Meeting Abstracts  |   April 1999
Cardiopulmonary Resuscitation  : Effect of CPAP on Gas Exchange during Chest Compressions
Author Notes
  • (Hevesi, Smith) Fellow.
  • (Thrush) Associate Professor.
  • (Downs) Professor and Chair.
Article Information
Meeting Abstracts   |   April 1999
Cardiopulmonary Resuscitation  : Effect of CPAP on Gas Exchange during Chest Compressions
Anesthesiology 4 1999, Vol.90, 1078-1083. doi:
Anesthesiology 4 1999, Vol.90, 1078-1083. doi:
RECOMMENDATIONS by the American Heart Association for cardiopulmonary resuscitation (CPR) of an unintubated patient performed by two rescuers include precordial compressions at a rate between 80-100/min with a 1.5- to 2.0-s pause after every five compressions to allow sufficient time for intermittent positive pressure ventilation (IPPV). [1] Suspension of chest compressions during the delivery of IPPV is indicated to avoid high inflation pressures and to reduce the risk of gastric inflation and subsequent aspiration. IPPV is performed asynchronously during advanced life support without interruption to chest compression. Elimination of IPPV during CPR would simplify the process, and it might also improve outcome by making uninterrupted chest compressions possible during basic life support. [2,3] 
There are conflicting reports regarding the efficiency of ventilation effected by precordial compression during CPR without mechanical ventilation. Some investigators have proposed that compression-induced ventilation and gasping may cause adequate pulmonary gas exchange and obviate the necessity for IPPV during CPR. [4-11] However, over time, compression-induced ventilation and gasping alone lead to a decline in minute ventilation, hypercapnia, and acidosis. [12-15]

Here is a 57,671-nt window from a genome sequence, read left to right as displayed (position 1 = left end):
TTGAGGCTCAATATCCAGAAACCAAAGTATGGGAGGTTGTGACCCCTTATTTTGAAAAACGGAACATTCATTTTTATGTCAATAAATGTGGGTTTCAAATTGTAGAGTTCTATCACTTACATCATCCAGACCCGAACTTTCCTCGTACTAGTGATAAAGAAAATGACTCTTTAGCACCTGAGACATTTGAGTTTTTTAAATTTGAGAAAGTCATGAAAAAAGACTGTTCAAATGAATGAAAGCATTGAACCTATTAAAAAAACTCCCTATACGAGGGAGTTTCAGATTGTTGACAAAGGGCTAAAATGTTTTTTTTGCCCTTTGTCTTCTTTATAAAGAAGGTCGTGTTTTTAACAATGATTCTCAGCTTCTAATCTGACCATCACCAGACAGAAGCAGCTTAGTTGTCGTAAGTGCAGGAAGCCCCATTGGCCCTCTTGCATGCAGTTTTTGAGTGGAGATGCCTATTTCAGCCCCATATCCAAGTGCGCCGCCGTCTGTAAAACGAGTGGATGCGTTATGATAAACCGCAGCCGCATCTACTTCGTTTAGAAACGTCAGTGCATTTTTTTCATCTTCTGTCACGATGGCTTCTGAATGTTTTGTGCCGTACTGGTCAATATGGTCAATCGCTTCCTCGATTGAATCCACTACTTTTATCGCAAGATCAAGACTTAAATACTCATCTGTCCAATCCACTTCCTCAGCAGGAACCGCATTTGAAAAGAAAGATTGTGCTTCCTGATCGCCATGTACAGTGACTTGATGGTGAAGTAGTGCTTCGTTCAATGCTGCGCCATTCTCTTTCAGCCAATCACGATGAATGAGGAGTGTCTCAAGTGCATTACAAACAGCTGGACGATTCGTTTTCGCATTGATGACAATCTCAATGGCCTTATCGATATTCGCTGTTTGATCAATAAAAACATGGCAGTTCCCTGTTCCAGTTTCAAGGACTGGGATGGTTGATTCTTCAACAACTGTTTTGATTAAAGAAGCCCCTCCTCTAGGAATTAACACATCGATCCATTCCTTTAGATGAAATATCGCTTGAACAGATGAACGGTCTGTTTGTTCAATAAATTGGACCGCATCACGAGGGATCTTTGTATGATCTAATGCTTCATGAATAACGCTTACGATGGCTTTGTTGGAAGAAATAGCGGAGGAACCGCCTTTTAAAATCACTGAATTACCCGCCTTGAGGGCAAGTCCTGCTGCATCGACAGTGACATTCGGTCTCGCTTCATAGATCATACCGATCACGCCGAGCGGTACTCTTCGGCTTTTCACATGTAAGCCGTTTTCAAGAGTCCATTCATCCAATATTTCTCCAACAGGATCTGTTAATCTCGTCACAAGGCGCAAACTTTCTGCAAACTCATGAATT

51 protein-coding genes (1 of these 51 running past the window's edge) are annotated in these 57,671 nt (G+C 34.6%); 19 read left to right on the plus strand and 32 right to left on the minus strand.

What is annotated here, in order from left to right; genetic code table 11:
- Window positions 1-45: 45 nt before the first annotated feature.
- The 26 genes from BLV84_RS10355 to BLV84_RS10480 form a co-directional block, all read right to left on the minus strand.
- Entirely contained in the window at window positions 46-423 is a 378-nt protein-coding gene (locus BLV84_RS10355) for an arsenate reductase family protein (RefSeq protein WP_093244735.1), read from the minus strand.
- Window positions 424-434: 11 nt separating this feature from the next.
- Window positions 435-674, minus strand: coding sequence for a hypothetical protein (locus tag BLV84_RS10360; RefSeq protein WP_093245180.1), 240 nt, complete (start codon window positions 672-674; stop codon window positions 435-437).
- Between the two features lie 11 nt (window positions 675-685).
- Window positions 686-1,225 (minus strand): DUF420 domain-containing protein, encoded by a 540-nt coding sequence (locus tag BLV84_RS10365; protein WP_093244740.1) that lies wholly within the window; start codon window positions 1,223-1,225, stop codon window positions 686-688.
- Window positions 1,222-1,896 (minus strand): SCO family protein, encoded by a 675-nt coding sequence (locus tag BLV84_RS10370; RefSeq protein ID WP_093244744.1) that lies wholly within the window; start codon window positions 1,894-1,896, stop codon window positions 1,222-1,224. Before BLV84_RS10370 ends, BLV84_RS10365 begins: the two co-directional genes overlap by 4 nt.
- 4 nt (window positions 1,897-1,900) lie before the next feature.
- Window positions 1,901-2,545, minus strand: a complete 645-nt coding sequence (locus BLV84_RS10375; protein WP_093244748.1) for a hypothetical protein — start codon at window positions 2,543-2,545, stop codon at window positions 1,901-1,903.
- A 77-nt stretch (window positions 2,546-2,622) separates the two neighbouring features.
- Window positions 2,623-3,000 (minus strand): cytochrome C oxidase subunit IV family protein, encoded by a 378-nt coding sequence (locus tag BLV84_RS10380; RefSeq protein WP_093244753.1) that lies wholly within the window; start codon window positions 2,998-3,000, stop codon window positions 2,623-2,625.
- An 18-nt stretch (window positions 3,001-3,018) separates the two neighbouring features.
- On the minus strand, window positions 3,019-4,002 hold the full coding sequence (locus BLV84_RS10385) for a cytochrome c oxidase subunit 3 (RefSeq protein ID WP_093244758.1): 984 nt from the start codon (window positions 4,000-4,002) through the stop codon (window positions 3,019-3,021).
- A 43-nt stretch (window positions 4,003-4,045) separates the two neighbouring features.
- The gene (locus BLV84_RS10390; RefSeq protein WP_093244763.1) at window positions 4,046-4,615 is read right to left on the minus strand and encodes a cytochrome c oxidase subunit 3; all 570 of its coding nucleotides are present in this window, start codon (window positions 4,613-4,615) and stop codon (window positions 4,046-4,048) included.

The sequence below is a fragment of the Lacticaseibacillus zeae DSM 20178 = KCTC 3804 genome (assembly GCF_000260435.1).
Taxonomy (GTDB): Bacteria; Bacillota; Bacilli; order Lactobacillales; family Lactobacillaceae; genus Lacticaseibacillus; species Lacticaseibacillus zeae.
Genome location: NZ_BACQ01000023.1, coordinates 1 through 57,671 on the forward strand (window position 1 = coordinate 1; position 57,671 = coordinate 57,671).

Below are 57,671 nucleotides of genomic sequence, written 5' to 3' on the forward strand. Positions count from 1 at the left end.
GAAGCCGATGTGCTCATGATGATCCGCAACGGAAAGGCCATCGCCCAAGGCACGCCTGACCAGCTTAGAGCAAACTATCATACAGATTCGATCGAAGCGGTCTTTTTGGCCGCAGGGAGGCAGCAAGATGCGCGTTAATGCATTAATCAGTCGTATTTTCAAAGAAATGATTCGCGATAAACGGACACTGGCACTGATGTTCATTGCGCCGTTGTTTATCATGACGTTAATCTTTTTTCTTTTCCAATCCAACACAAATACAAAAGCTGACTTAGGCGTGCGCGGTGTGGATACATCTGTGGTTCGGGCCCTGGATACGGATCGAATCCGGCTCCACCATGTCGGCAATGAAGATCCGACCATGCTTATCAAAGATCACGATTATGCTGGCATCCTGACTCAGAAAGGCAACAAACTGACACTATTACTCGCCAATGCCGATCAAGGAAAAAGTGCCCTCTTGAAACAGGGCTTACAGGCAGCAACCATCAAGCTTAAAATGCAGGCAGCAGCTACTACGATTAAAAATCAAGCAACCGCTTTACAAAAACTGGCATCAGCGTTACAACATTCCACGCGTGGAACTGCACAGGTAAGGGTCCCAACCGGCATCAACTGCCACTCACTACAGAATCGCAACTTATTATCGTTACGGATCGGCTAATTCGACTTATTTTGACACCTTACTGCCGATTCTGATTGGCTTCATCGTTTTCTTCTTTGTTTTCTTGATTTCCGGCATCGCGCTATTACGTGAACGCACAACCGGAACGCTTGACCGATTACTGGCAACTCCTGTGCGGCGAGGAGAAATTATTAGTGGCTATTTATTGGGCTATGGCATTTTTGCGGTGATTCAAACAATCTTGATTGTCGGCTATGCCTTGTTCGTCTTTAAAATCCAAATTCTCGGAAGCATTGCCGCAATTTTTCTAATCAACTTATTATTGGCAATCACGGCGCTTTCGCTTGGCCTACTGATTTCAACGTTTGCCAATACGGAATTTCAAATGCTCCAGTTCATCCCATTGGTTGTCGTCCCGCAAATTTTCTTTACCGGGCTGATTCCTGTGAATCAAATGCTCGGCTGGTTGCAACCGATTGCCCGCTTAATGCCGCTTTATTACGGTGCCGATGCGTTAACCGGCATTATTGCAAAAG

We hypothesized that application of a continuous positive airway pressure (CPAP) would increase the CO2elimination produced by precordial compressions.
Animal Preparation
The study protocol was approved by the Institutional Animal Use and Care Committee. Animals were treated according to the recommendations of the Declaration of Helsinki. [16] Eighteen pigs (23 +/− 2 kg) were anesthetized with ketamine hydrochloride (25 mg/kg) by intramuscular injection followed by an intravenous injection (15 mg/kg) and infusion (during instrumentation, 45 mg [middle dot] kg-1[middle dot] h-1, and after instrumentation, 30 mg [middle dot] kg-1[middle dot] h-1). Neuromuscular blocking agents were not used so that gasping during the investigational procedure was permitted. Subcutaneous needle electrodes were placed to monitor the electrocardiogram. The trachea was intubated through a tracheotomy. The injection port of the modified tracheal tube (EMT Tracheal Tube #85592, Mallinckrodt Anesthesiology Division, St. Louis, MO) was connected to a calibrated pressure transducer for airway pressure (Paw) measurement. A 16-gauge catheter was inserted into the left hemithorax at the midaxillary level as described by Downs [17] for pleural pressure (Ppl) measurement. A 7.5-French, thermistor-tipped catheter was inserted into the right jugular vein and advanced into a main pulmonary artery. A separate polyethylene catheter was placed alongside to measure central venous pressure. Another catheter was inserted into the left carotid artery and advanced into the descending aorta. All lines were hydraulically linked to separate pressure transducers.
Measurements and Calculations